Polyporenic acid P (3): amorphous solid; α D 25 +1.1 (c 4.4, CH3OH); HR-ESI-MS (+) m/z 527.3721 [M + H]+ (527.3731 calcd. for C33H51O5 Δ −2.0 ppm); 1H and 13C NMR data, see Table 1; HR-ESI-MSMS (CID = 15%, 30%, 45%) 509.3611, 481.3671, 467.3504, 449.3400, 421.3456.
Polyporenic acid Q (4): amorphous solid; α D 25 +5.5 (c 0.4, CH3OH); HR-ESI-MS (−) m/z 555.3694 [M − H] (555.3680 calcd. for C34H51O6 Δ 2.6 ppm); 1H and 13C NMR data, see Table 1; HR-ESI-MSMS (CID = 15%, 30%, 45%) m/z 511.3787.
Polyporenic acid R (5): amorphous solid; α D 25   − 2.6 (c 4.3, CH3OH); HR-ESI-MS (+) m/z 645.4342 [M + H]+ (645.4361 calcd. for C38H61O8 Δ 2.8 ppm); 1H and 13C NMR data, see Table 1; HR-ESI-MSMS (CID = 15%, 30%, 45%) 627.4243, 465.3715.

3.4. Cell Culture

The human colon adenocarcinoma cell lines, Colo 205 (ATCC-CCL-222) doxorubicin-sensitive and Colo 320/MDR-LRP (ATCC-CCL-220.1) resistant to doxorubicin expressing P-glycoprotein (ABCB1), were purchased from LGC Promochem (Teddington, UK). The cells were cultured in RPMI-1640 medium supplemented with 10% heat-inactivated fetal bovine serum (FBS), 2 mM L-glutamine, 1 mM Na-pyruvate, 10 mM Hepes, nystatin, and a penicillin−streptomycin mixture in concentrations of 100 U/L and 10 mg/L, respectively. The MRC-5 (ATCC-CCL-171) human embryonic lung fibroblast cell line (LGC Promochem) was cultured in EMEM medium, supplemented with 1% nonessential amino acid mixture, 10% heat-inactivated FBS, 2 mM L-glutamine, 1 mM Na-pyruvate, nystatin, and a penicillin−streptomycin mixture in concentrations of 100 U/L and 10 mg/L, respectively. The cell lines were incubated in a humidified atmosphere (5% CO2, 95% air) at 37 °C.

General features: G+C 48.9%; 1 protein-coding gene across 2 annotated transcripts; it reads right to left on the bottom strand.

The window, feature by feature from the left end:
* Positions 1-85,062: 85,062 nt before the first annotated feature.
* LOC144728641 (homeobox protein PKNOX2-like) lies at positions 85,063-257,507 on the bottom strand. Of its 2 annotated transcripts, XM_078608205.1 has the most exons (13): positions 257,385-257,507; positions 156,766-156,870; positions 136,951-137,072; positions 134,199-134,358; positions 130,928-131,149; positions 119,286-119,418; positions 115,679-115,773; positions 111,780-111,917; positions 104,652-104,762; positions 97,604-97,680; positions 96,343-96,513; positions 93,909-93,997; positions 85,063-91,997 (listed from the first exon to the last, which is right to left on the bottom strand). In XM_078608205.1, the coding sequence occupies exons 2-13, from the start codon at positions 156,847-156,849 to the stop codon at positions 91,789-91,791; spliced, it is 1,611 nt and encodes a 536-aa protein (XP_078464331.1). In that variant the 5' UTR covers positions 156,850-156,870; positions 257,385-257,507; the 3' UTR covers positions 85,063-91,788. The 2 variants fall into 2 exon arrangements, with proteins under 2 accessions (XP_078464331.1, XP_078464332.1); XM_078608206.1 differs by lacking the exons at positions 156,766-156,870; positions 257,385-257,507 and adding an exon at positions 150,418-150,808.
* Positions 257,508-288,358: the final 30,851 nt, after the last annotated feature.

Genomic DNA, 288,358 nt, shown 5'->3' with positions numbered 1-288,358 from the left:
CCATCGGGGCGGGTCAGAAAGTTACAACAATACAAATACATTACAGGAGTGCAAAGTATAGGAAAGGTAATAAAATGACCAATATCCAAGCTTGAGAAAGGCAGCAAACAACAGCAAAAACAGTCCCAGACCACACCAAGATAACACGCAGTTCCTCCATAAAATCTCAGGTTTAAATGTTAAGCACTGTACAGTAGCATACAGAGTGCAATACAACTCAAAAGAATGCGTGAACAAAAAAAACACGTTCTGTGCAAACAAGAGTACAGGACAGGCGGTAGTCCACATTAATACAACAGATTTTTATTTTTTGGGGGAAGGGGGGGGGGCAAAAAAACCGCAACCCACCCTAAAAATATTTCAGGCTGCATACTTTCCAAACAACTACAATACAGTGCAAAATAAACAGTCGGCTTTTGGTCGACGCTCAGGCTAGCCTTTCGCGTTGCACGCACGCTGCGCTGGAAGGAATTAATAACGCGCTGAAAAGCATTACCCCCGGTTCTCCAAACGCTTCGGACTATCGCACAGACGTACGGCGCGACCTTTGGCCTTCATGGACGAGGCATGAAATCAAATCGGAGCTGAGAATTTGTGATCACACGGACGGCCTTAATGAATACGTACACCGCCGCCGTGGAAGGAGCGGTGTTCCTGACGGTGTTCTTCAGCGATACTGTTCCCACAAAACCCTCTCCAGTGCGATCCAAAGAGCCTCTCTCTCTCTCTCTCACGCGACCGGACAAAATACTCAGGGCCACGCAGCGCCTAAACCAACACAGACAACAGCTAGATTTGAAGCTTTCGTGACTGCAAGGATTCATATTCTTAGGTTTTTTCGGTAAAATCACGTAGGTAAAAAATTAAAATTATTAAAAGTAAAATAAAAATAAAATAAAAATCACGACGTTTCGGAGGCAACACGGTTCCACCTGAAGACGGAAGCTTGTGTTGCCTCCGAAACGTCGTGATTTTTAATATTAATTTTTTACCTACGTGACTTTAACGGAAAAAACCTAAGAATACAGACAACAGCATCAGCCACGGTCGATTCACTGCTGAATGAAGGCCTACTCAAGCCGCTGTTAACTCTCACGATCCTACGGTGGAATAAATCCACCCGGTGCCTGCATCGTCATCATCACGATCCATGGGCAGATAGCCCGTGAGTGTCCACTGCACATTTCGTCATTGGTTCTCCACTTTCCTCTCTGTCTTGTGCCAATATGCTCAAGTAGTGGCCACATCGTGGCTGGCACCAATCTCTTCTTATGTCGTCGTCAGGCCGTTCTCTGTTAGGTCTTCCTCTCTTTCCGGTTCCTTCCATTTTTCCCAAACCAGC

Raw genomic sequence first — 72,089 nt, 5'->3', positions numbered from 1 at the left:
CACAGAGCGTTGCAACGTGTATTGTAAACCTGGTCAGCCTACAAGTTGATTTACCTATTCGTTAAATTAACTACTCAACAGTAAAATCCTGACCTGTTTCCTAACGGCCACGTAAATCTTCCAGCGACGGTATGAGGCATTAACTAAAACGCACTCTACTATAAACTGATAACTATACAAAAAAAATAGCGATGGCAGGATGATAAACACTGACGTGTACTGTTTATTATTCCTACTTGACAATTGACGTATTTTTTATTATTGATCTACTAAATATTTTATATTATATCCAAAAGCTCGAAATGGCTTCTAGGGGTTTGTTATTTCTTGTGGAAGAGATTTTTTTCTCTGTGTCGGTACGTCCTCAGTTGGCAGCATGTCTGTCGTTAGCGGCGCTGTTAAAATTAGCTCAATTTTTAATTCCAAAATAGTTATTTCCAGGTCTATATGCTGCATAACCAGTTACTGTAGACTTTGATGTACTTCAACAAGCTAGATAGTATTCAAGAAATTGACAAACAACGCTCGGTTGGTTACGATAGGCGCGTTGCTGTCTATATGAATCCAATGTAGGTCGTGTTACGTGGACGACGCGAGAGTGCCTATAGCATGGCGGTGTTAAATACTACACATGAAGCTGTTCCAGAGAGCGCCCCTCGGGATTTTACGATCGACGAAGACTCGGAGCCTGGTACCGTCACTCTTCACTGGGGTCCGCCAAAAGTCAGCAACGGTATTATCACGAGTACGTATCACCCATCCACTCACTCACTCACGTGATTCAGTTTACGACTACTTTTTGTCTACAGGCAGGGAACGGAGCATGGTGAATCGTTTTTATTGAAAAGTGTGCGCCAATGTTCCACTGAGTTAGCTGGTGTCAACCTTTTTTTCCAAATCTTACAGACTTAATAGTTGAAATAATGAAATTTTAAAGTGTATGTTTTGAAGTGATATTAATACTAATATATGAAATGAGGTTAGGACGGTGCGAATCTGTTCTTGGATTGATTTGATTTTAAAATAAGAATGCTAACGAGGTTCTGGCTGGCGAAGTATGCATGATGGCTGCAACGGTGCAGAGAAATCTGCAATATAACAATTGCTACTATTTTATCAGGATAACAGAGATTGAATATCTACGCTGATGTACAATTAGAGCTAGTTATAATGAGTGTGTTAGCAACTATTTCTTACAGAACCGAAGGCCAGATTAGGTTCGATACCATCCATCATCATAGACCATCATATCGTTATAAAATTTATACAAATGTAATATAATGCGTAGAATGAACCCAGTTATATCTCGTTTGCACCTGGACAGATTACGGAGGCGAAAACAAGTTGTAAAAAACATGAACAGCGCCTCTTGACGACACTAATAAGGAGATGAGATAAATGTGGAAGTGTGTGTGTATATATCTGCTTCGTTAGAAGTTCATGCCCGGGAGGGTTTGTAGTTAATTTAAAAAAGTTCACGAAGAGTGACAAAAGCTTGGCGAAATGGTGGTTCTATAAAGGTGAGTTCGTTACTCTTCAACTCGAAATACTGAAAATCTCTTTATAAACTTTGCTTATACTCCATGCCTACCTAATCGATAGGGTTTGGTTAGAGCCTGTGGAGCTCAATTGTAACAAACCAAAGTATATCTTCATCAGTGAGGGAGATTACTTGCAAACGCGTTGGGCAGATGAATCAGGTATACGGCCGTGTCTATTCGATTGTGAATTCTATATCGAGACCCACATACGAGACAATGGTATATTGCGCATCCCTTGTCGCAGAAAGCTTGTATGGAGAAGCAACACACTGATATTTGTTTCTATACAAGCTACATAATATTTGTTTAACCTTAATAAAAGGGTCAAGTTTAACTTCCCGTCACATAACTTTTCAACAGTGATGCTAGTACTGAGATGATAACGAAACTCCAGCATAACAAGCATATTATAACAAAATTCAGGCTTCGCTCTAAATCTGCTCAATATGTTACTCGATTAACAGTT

3.5. Assay for Antiproliferative Effect

The effects of increasing concentrations of the compounds on cell growth were evaluated in 96-well flat-bottomed microtiter plates. The 2-fold serial dilutions of the isolated constituents were made starting with 100 μM. Then, 6 × 103 human colonic adenocarcinoma cells in 100 μL of the medium (RPMI-1640) were added to each well, except for the medium control wells. Culture plates were incubated at 37 °C for 72 h; at the end of the incubation period, 20 μL of MTT (thiazolyl blue tetrazolium bromide) solution (from a 5 mg/mL stock solution) was added to each well. After incubation at 37 °C for 4 h, 100 μL of sodium dodecyl sulfate (SDS) solution (10% SDS in 0.01 M HCl) was added to each well, and the plates were further incubated at 37 °C overnight. Cell growth was determined by measuring the optical density (OD) at 540 nm (ref 630 nm) with a Multiscan EX ELISA reader (Thermo Labsystems, Cheshire, WA, USA). Inhibition of cell growth was expressed as IC50 values defined as the inhibitory dose that reduces the growth of the cells exposed to the tested compounds by 50%. IC50 values and the SD of triplicate experiments were calculated by using GraphPad Prism software version 5.00 for Windows with nonlinear regression curve fit (GraphPad Software, ver. 9.0.1, San Diego, CA, USA;, accessed on 15 March 2022).